Tag Archives: women

We Have a New Mantra, Ladies…

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You know the scientific symbol for female, the one that’s the circle with a cross coming down from the bottom.  And then, there’s the male symbol, the slightly more wonky circle with an arrow flying out of the top.  The female one is steady, anchored down, because our reproducing tidbits stay put.  It’s the male bits that leave and fly all over the place, hence, the wonky arrow.

This is how they define male and female in organisms with different more unrecognizable features.  The male flower spreads, the female flower stays, anchored and waiting, in fish, in mosses, in humans.

In some ways I feel like this is accurate.  I stay … at home.  Daily life mostly revolves outside me, kids leave for school, husband leaves for work and I am anchored somewhere in the middle.  People return to me.

But in most other ways I feel that this is highly inaccurate.

Because if there is one thing we women do, it’s change.

We get our periods.  And we keep getting them. Then we have babies.  Our bodies change and our bodies go back, or don’t quite, as the case may be.  Then we lose our periods and, according to many trusted sources, continue to deal with ebb and flow of hormones … FOREVER.

We change. And most of this volatility is within us.

Pregnancy for me is pervaded by a sense of betrayal.  My body becomes a mysterious stranger waiting to sabotage me with a heavy club of nausea around any appropriately smelling corner.  Three times now have I been amazed anew at the way my body stretches, the way it opens, and stunned at how stinking long it takes to get back to normal!

I say it when I’m pregnant.  I say it at least once a month, “What is happening to me?!”

I’m a woman.  I change.

Perhaps this is why men are known for their distinct mid-life crises and women are not.  We do it by bits.  We aren’t overthrown by time all at once.   We get it in phases.

Phases!  Everything since my first son was born has been a “phase”.  Sleepless nights, clinging babies, teeth razoring their way to the surface have all been “phases”.  I have been beset by so many phases that I don’t think I’ve had a lick of normal in six years.  Do we talk of phases to make each other believe that there is a normal somewhere?  Thinking that there’s a normal somewhere that I’m missing is rather depressing. Do we want to believe that things will go back?

I can never go back to many things, my old bra size, my ability to sleep through anything, my ignorance of four other peoples’ bowel movements.   I am more efficient, more ambitious, and I’ve learned how to work.  I don’t want to go back.

I, then, hereby vow that I will not utter the deceptive phrase “It’s a phase” to any Momma, anymore.  I will instead choose to believe that we are in a boot camp of the most intense kind.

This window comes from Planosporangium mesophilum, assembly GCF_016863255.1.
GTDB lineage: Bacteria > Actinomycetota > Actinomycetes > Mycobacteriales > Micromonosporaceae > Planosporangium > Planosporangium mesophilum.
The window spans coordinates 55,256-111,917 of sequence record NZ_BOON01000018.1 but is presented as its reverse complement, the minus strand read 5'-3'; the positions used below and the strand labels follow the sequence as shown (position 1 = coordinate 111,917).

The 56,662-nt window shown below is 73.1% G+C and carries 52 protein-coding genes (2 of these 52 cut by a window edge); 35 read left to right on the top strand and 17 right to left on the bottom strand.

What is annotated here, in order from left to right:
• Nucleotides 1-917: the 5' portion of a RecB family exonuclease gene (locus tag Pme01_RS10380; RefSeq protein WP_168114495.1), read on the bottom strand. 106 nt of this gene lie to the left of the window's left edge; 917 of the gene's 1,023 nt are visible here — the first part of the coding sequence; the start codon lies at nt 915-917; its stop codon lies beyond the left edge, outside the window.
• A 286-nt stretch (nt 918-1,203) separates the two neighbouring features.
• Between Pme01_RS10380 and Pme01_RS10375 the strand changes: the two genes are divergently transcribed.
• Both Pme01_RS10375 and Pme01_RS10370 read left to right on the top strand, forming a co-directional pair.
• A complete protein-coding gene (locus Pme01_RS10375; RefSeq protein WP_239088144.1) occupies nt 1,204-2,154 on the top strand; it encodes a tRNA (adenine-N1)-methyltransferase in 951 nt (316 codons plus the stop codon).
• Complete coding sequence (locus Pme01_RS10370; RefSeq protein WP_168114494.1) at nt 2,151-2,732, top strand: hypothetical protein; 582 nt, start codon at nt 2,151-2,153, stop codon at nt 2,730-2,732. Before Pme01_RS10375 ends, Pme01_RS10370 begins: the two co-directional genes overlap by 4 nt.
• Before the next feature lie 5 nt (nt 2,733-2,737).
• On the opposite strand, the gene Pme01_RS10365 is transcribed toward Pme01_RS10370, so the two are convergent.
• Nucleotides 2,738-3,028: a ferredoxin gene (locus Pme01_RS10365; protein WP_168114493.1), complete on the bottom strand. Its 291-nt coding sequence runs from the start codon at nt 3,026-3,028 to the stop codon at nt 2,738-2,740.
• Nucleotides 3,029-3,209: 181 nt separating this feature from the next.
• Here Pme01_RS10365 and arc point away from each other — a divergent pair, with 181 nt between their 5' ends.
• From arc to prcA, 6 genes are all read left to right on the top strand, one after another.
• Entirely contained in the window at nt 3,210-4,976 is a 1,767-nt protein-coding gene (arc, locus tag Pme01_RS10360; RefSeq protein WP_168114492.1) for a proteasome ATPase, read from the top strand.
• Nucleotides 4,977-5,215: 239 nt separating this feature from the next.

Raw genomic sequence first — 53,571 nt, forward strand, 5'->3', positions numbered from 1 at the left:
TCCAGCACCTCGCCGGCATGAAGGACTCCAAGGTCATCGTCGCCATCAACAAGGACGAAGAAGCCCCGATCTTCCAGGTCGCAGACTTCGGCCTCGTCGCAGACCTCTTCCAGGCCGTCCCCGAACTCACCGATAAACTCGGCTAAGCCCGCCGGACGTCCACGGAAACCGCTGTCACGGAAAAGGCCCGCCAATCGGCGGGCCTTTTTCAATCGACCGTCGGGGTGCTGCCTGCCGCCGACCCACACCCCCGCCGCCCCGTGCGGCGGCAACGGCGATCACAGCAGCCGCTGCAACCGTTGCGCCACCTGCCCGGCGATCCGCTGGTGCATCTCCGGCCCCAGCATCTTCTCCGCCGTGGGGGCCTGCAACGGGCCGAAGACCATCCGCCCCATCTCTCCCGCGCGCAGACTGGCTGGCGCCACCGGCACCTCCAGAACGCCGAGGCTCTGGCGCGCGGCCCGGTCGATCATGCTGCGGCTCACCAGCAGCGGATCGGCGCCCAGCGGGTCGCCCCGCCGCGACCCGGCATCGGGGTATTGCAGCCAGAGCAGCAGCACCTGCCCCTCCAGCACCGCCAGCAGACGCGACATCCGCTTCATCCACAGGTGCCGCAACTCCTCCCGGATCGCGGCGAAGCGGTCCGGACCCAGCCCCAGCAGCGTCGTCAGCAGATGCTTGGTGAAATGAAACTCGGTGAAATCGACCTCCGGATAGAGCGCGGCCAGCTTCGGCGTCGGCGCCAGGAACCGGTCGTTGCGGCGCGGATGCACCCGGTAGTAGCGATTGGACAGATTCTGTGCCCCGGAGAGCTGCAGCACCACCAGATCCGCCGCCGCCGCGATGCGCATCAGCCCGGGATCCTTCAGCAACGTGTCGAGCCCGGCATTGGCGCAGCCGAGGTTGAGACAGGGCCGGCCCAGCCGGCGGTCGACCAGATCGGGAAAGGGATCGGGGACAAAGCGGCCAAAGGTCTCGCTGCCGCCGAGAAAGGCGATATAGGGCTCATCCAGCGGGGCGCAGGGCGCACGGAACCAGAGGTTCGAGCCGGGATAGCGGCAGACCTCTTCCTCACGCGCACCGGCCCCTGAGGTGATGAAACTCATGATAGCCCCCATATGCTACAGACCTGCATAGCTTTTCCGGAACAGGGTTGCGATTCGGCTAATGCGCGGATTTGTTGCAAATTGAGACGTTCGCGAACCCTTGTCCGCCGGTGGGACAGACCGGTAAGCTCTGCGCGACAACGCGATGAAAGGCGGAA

I will learn to duck and weave and roll.  I will become a delicate ballerina.  I will let it make me a master of change.  Like anything else in life that’s well practiced it will become a habit with me.  So, when the gray hairs come and I find my shirt still clean at the end of the day; when it’s finally time to get off this crazy monthly roller coaster of fertility, I will not be overcome.  I will be anchored in something steadier than myself.

It’s what we’ve been given to practice, Ladies.  Let’s do it well so our sisters, daughters, and daughters-in-law can do it better.

Our new mantra can be, “Normal is not a thing!”

Meaning…

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A friend from Mom’s group gave me this book to read called, “Freefall to Fly: A Breathtaking Journey Toward a Life of Meaning” by Rebekah Lyons.

I don’t normally get sucked into this type of book. But I totally did.

It’s a woman’s story about uprooting her three kids in the suburbs to move with her pastor husband to the city. I felt an immediate kinship. Of course, she moved to New York, which is a significantly higher level of urban than San Francisco.

One page in particular jumped out at me.  The emphasis is hers:

“Even more shocking is the number of women suffering depression. The more I dug into the problem, the more I realized its vastness. I discovered that we as women are 70 percent more likely than men to experience depression. One in four women will suffer some form of depression in her lifetime. From anxiety attacks, as in my case, to mood disorders, schizophrenia, bipolar disorder, and so on, women are under siege. And the majority of women who are wrestling with depression fit nicely in the twenty-five- to forty-four-year-old age bracket.

We aren’t depressed because we are getting old; we are depressed in the prime of our lives.

During the years when we ought to be making some of our greatest contributions to others and to the world, we are stuck. Caught in a quagmire of confusion, hardly able to put one foot in front of the other. What is going on? And why now?” –Freefall to Fly by Rebekah Lyons p.67

It’s no mystery to me that my best energy is required to foster new life, namely my beautiful babies. But sometimes I feel like I’m undergoing a long slow death of self while I’m busy making sure this mothering life gets done.

I wonder whether this “death of self” is healthy or unhealthy. I do have moments where I feel fully alive. But is it so inconceivable that I feel like that all the time?

Most of my days are spent with a nagging sense in the back of my brain that something is being left undone, something more than the laundry and my to-do list.  Is there more resistance at play than just my full mommy schedule?

I know I am more than a mother.  I know the world needs something from me outside of my useful womb.

But how? And what? And when?